This part of the IEP focuses on the other kinds of supports or services (other than special education and related services) that your child needs to be educated with children without disabilities to the maximum extent appropriate. Some examples of these additional services and supports are:
• Adapted equipment—such as a pencil grip, special seat,
or cut-out cup for drinking
• A one-on-one aide
• Assistive technology—such as a computer, special software,
or a communication system
• Training for staff, the student, and/or parents
• Adapted materials— such as books on tape, large print,
or highlighted notes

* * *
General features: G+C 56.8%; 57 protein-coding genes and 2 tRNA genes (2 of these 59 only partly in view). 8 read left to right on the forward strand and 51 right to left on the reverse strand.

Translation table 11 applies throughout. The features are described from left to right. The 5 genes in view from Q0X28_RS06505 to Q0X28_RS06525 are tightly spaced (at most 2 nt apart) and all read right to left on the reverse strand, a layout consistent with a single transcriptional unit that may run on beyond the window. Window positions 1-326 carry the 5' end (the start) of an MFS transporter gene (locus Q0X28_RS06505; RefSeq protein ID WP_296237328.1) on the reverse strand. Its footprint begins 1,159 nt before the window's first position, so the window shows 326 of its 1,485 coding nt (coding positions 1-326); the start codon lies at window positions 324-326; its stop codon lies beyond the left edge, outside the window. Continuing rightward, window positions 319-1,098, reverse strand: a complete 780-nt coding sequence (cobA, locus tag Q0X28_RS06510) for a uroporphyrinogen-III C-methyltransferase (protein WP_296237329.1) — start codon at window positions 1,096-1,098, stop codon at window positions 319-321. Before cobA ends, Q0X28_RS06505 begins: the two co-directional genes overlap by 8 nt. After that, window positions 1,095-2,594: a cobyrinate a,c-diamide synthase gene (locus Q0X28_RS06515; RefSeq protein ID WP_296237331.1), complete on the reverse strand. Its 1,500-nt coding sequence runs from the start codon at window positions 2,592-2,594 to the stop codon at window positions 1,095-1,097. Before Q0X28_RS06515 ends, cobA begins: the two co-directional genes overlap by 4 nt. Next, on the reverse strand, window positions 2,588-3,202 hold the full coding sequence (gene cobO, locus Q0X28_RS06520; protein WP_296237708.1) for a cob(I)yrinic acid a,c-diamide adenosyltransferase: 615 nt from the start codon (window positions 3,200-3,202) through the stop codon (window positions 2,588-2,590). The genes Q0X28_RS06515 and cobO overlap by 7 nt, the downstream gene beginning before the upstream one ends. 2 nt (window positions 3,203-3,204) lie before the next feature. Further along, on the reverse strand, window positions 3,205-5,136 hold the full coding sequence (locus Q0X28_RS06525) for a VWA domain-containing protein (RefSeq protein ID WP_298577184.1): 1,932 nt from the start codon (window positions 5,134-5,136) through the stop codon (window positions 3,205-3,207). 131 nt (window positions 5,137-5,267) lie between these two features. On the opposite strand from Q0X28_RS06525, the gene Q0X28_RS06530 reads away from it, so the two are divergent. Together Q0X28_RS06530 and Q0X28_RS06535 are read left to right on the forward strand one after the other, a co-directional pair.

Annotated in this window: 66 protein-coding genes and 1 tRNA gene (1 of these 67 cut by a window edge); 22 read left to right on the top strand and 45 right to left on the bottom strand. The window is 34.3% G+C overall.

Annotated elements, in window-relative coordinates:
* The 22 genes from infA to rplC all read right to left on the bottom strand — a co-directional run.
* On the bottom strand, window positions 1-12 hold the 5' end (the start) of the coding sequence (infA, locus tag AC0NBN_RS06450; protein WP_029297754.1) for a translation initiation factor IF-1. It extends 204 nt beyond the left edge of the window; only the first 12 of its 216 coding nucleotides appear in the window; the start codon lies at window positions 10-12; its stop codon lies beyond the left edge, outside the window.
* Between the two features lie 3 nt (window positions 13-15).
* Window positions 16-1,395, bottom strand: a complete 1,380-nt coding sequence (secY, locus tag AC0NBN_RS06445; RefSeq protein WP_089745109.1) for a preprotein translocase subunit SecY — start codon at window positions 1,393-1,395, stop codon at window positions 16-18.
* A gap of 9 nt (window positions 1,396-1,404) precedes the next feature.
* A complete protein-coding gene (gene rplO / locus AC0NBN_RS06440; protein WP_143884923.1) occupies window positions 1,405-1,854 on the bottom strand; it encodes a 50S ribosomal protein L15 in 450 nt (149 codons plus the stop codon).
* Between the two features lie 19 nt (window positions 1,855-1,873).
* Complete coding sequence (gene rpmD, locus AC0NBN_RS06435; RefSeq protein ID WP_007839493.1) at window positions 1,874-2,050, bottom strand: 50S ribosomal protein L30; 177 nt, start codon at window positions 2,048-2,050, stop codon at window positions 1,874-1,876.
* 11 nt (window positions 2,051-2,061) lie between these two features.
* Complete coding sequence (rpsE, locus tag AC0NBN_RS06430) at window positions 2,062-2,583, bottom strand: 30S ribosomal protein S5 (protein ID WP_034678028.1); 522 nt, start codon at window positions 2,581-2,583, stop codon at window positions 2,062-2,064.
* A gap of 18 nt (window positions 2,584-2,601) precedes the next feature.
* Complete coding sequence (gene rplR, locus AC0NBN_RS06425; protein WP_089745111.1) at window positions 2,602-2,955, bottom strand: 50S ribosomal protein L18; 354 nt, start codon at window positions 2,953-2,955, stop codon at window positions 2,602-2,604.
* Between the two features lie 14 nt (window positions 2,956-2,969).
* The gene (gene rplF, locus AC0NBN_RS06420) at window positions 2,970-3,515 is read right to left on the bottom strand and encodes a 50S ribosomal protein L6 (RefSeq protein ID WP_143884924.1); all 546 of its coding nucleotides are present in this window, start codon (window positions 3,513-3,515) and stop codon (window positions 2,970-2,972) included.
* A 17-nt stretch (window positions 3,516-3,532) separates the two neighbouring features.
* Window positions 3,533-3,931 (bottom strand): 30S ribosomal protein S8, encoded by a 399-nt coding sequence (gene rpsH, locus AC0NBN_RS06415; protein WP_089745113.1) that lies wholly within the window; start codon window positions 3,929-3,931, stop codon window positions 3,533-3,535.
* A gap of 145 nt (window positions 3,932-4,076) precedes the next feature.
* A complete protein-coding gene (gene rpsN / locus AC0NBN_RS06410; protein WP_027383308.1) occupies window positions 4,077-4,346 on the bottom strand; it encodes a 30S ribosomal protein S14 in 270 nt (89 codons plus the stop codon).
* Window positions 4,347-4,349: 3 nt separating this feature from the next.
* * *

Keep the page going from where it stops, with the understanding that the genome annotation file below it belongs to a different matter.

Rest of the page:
• Peer tutors
• Collaboration/consultation among staff, parents, and/or
other professionals (such as an occupational therapist, a behavior
specialist, or a mobility specialist).
The IEP team must work together to make sure that your child gets the supplementary aids and services he or she needs to be successful. Team members should talk about your child’s needs, the curriculum, and school routine, and openly explore all options to make sure the appropriate supports for your child are included.